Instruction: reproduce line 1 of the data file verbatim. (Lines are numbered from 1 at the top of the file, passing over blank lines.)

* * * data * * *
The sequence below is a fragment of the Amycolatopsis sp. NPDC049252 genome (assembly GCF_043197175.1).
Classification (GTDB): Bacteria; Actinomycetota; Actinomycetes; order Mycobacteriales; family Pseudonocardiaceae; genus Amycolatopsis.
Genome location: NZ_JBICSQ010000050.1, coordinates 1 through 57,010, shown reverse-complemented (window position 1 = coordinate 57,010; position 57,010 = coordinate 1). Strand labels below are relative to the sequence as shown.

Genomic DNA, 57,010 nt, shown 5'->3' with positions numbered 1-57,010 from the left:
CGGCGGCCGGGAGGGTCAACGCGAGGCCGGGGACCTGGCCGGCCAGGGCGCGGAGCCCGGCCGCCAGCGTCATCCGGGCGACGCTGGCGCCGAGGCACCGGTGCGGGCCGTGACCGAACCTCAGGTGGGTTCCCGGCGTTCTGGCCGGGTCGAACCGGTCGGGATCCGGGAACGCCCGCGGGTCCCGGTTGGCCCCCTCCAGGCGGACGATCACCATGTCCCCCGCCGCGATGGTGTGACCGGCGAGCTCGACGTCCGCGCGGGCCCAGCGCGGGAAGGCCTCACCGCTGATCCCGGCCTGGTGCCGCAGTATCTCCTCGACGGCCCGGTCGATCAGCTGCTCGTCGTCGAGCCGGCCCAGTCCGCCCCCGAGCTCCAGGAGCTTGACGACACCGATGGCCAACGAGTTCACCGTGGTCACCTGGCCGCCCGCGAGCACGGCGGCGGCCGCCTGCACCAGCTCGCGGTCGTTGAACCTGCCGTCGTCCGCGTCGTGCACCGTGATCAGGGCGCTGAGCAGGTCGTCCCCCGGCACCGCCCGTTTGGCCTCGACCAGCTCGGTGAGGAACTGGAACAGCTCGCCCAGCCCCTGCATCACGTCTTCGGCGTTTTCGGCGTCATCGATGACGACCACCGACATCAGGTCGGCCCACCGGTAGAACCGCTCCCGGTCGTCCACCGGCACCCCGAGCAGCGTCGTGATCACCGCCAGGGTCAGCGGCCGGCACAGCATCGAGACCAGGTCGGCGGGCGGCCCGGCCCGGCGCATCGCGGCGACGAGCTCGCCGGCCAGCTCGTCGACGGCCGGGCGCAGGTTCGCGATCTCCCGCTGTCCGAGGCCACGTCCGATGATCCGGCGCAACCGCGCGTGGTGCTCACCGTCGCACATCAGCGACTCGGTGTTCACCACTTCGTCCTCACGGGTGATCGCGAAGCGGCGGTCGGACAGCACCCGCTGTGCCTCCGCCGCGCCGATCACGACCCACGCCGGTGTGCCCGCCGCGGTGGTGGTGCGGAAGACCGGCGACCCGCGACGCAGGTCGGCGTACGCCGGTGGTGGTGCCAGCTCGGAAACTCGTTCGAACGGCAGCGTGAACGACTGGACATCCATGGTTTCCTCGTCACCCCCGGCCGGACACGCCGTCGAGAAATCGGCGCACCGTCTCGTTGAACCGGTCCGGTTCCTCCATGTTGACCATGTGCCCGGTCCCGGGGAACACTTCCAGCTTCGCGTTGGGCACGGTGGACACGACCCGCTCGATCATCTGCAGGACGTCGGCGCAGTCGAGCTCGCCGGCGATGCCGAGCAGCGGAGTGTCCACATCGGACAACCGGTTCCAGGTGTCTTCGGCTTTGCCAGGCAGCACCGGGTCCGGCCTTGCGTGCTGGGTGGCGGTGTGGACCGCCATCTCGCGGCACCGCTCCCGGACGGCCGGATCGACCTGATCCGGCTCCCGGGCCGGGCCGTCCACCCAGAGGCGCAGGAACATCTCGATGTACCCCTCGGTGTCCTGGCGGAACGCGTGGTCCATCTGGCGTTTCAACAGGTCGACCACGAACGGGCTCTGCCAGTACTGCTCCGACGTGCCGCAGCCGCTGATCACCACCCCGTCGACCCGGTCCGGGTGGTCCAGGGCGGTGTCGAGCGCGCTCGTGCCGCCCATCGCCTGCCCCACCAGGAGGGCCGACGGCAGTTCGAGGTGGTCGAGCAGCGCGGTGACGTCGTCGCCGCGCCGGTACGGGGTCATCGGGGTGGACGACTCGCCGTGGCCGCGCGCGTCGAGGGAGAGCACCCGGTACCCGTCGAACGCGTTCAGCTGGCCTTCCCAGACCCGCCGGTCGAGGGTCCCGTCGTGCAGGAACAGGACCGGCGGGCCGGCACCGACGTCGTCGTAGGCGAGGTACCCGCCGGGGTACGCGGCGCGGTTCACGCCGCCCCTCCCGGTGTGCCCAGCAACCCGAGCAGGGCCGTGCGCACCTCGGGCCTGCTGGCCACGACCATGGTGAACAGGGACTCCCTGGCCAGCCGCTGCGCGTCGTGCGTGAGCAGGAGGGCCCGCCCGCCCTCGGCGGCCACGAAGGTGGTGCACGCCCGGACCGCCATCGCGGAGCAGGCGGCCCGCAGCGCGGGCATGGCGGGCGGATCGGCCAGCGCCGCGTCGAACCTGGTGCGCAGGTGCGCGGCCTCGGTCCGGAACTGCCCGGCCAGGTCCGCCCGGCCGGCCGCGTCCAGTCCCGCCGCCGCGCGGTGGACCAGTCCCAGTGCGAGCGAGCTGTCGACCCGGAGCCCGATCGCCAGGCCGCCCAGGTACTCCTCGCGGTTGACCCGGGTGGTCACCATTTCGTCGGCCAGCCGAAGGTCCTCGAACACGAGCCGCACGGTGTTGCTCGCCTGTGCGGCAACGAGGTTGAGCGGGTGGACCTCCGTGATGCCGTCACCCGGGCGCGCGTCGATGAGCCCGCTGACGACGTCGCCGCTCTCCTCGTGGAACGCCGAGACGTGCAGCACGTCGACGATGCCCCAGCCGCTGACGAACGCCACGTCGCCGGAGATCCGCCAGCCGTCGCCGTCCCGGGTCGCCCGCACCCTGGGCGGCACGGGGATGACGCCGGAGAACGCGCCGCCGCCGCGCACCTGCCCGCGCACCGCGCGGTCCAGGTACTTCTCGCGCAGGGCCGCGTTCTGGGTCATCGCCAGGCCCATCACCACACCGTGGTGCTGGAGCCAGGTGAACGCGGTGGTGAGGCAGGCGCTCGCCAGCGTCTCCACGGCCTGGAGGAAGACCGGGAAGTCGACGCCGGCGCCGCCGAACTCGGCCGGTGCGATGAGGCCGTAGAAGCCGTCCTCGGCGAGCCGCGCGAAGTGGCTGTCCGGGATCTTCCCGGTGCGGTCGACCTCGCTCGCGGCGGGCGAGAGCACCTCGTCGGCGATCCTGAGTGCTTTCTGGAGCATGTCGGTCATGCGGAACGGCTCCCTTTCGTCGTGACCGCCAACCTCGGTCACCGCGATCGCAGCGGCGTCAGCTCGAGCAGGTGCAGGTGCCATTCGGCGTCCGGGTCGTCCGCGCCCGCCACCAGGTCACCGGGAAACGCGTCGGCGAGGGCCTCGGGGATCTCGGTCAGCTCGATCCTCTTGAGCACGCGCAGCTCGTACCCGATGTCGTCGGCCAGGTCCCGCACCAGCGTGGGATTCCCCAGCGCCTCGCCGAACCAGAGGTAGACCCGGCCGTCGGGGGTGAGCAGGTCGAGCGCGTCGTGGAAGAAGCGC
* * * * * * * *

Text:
The sequence below is a fragment of the Amycolatopsis sp. NPDC049252 genome (assembly GCF_043197175.1).